WILL MEET ALL FISCAL TARGETS, JAITLEY SAYS AFTER REVIEW
A day after announcing measures to boost short-term capital inflows to rein in the rupee’s decline and curb a widening current account deficit, the government said on Saturday that it would stick to its fiscal deficit and capital spending targets in a signal of its continued commitment to financial prudence in a pre-election year.
Finance minister Arun Jaitley, after a review meeting of all departments under his ministry chaired by Prime Minister Narendra Modi, said the fiscal deficit would be contained at the targeted 3.3% of gross domestic product.
Rising oil prices, which have caused petrol and diesel prices at the pump to rise to records, and the declining rupee, which has depreciated around 13% against the dollar since January 1, making it Asia’s worst-performing currency, are putting finances under strain.
Rising oil prices and higher interest rates may mean that the fiscal deficit target will be missed, rating company Moody’s Investors Service said this month.
“Government is confident of meeting the 3.3% fiscal deficit target,” Jaitley said after the review meeting. “The government had spent 44% of the budgeted capital expenditure till 31 August and there will be no cuts in capex by the end of this year.”
Briefing reporters after the review meeting Jaitley said that after the presentations made by secretaries of the departments of economic affairs, revenue, expenditure and disinvestment, Prime Minister Modi expressed satisfaction on various aspects of the economy.
On Friday, Jaitley announced five measures aimed at increasing the inflow and stemming the outflow of dollars, including two that pertain to external currency borrowings: a review of the mandatory hedging conditions for external infrastructure loans and the permission for manufacturers to raise up to $50 million through such loans for a minimum period of a year (down from three previously).
They also include measures related to masala bonds, which are bonds sold oversea and denominated in rupees: an exemption for masala bonds issued in 2018-19 from the withholding tax (which will encourage more buyers to purchase them) and removal of the restriction on Indian banks on market making for such bonds including underwriting them. Economic affairs secretary Subhash Chandra Garg told CNBC-TV18 on Friday that the five measures will have an impact of around $8-10 billion.
The commitment to maintaining the budget targets in a year when state assembly polls are due in five states, leading up to next year’s general election, also in a way rules out any cut in excise duty on petroleum products, which have become more expensive in step with international crude oil prices. In a Facebook post in June, Jaitley said demands for huge cuts in fuel prices by opposition parties could lead India into a debt trap.
The government can ill-afford to lower the guard against fiscal deficit as a twin deficit problem including already high current account deficit could further dampen market confidence in the Indian economy.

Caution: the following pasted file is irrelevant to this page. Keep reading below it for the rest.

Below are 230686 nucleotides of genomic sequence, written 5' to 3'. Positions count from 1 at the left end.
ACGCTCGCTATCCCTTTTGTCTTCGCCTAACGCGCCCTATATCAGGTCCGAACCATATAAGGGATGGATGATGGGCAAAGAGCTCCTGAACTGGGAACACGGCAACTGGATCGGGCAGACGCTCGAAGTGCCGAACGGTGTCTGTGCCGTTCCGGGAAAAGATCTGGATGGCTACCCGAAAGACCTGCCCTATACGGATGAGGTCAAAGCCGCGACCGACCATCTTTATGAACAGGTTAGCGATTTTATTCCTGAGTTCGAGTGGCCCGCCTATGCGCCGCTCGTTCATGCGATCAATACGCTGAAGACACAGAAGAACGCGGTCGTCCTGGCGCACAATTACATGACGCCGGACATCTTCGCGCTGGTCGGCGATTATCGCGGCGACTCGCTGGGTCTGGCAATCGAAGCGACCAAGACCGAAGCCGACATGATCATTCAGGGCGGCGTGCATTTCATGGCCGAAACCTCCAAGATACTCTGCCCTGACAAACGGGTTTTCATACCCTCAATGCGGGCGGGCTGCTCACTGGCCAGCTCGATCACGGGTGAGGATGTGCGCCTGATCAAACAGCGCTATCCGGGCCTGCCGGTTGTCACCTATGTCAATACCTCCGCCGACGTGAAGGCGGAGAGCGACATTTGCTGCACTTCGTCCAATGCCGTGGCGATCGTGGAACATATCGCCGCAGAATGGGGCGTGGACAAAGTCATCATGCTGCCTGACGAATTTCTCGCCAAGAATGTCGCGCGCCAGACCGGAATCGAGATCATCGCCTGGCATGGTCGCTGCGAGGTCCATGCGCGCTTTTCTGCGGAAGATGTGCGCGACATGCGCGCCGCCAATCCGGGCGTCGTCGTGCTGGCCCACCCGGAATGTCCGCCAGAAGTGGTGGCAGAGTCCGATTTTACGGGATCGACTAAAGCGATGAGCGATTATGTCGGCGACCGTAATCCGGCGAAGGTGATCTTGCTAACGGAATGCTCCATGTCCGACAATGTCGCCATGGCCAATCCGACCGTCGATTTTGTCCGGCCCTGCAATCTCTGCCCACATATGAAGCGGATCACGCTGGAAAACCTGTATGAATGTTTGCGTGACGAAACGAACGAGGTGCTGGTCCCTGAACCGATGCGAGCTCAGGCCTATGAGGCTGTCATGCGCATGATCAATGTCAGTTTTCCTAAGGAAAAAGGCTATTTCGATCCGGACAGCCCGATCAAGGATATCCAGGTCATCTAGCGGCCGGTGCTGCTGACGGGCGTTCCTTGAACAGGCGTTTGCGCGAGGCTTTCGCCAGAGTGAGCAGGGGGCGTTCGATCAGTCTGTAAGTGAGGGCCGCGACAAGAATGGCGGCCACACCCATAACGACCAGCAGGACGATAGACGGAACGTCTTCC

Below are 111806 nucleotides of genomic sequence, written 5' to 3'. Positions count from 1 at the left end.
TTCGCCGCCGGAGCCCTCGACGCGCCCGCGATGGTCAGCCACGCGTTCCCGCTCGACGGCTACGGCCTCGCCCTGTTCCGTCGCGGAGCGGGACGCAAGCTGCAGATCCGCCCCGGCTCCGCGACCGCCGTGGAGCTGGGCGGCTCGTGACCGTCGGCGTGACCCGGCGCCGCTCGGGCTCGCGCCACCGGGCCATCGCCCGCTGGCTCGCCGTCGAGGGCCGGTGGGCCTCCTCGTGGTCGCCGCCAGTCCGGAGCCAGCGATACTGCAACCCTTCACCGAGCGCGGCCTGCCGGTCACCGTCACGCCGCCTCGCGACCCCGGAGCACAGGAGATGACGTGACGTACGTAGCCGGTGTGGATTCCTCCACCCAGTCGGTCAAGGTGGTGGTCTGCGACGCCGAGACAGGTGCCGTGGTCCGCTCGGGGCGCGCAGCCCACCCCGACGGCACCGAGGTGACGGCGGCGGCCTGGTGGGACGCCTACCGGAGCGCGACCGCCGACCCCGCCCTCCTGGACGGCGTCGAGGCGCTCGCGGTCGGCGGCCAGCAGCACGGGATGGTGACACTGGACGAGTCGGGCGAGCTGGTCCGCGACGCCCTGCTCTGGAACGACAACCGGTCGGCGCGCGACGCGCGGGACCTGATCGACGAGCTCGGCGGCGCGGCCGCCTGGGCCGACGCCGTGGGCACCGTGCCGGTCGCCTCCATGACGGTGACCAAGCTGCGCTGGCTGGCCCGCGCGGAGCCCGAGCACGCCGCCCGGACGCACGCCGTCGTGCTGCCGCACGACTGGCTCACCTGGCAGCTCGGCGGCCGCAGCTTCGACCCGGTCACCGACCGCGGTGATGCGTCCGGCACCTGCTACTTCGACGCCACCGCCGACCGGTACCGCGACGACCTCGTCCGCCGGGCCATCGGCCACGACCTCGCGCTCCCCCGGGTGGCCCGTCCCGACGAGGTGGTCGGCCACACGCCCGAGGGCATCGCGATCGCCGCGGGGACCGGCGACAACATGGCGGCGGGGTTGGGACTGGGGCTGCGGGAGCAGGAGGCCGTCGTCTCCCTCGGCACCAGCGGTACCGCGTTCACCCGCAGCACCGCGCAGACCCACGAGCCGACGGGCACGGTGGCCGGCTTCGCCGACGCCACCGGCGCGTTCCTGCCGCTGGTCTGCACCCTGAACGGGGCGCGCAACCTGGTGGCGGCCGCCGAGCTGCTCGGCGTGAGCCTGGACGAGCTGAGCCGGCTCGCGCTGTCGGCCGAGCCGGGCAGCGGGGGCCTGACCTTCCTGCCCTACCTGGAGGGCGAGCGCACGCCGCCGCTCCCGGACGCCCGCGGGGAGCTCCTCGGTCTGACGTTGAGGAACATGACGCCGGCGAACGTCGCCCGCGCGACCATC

Jaitley expressed confidence of the government meeting both direct tax, indirect tax and nontax revenue targets for 2018-19.
“On direct tax collections are concerned, we can now see the impact of all the anti-black money measures we have taken, of demonetisation and the goods and services tax (GST). There is a phenomenal increase in the number of people filing tax returns and the quantum of advance tax being paid. The Central Board of Direct Taxes (CBDT) is very clear that this year we will be able to collect in excess of the budgeted target,” said Jaitley.
Jaitley’s confidence of meeting gross tax revenue target of ₹22.7 trillion this fiscal, a 17% jump from what was collected in FY18, stems from strong growth in income tax receipts, the antievasion measures taken in the GST regime and expectations of higher consumption of consumer goods driven by GST rate cuts that came into force towards the end of July.
A 71% increase in income tax return filers before the 31 August deadline this year from a year ago hints at improved direct tax compliance. The GST cuts on items like air conditioners, small televisions and washing machines announced in July has marginally depressed the combined GST receipts of union and state governments in August to ₹93,960 crore compared to receipts in the previous month. The tax cuts were effective from 27 July.
Experts said that the optimism on meeting tax target was well-placed. “I am reasonably confident of the government meeting the total tax receipts target, combining direct and indirect taxes, as any slippage on indirect tax collection may be compensated by growth in direct taxes. We are now seeing the impact of demonetisation on direct taxes,” said M S Mani, partner, Deloitte India.
The government will, however, find it an uphill task to meet the disinvestment target after cancelling plans to sell national carrier Air India although Jaitley said the government will meet the ₹80,000 crore target for stake sales in state-owned enterprises.